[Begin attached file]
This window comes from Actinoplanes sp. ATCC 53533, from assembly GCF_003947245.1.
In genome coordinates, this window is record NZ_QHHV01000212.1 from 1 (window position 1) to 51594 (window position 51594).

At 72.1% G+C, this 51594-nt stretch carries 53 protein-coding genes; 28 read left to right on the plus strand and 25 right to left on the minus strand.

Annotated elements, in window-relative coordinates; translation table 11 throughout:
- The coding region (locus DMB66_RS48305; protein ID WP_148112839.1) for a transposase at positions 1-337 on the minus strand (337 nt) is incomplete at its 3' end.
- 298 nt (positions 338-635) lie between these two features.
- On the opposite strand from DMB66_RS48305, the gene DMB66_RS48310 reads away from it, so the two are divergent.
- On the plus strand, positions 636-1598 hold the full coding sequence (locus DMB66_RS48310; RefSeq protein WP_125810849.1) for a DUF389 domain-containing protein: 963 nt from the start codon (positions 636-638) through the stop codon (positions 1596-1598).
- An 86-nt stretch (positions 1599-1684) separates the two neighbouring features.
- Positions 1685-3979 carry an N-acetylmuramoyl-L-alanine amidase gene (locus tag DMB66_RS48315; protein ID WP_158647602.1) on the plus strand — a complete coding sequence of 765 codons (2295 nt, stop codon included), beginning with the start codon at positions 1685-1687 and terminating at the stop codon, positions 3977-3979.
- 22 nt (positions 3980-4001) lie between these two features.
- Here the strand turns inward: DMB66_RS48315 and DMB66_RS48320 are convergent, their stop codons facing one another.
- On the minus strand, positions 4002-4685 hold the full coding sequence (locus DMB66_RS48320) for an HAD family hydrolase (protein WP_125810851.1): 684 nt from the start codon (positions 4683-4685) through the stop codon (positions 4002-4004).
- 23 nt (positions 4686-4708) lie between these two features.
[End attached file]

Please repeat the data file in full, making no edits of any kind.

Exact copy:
This window comes from Actinoplanes sp. ATCC 53533, from assembly GCF_003947245.1.
In genome coordinates, this window is record NZ_QHHV01000212.1 from 1 (window position 1) to 51594 (window position 51594).

At 72.1% G+C, this 51594-nt stretch carries 53 protein-coding genes; 28 read left to right on the plus strand and 25 right to left on the minus strand.

Annotated elements, in window-relative coordinates; translation table 11 throughout:
- The coding region (locus DMB66_RS48305; protein ID WP_148112839.1) for a transposase at positions 1-337 on the minus strand (337 nt) is incomplete at its 3' end.
- 298 nt (positions 338-635) lie between these two features.
- On the opposite strand from DMB66_RS48305, the gene DMB66_RS48310 reads away from it, so the two are divergent.
- On the plus strand, positions 636-1598 hold the full coding sequence (locus DMB66_RS48310; RefSeq protein WP_125810849.1) for a DUF389 domain-containing protein: 963 nt from the start codon (positions 636-638) through the stop codon (positions 1596-1598).
- An 86-nt stretch (positions 1599-1684) separates the two neighbouring features.
- Positions 1685-3979 carry an N-acetylmuramoyl-L-alanine amidase gene (locus tag DMB66_RS48315; protein ID WP_158647602.1) on the plus strand — a complete coding sequence of 765 codons (2295 nt, stop codon included), beginning with the start codon at positions 1685-1687 and terminating at the stop codon, positions 3977-3979.
- 22 nt (positions 3980-4001) lie between these two features.
- Here the strand turns inward: DMB66_RS48315 and DMB66_RS48320 are convergent, their stop codons facing one another.
- On the minus strand, positions 4002-4685 hold the full coding sequence (locus DMB66_RS48320) for an HAD family hydrolase (protein WP_125810851.1): 684 nt from the start codon (positions 4683-4685) through the stop codon (positions 4002-4004).
- 23 nt (positions 4686-4708) lie between these two features.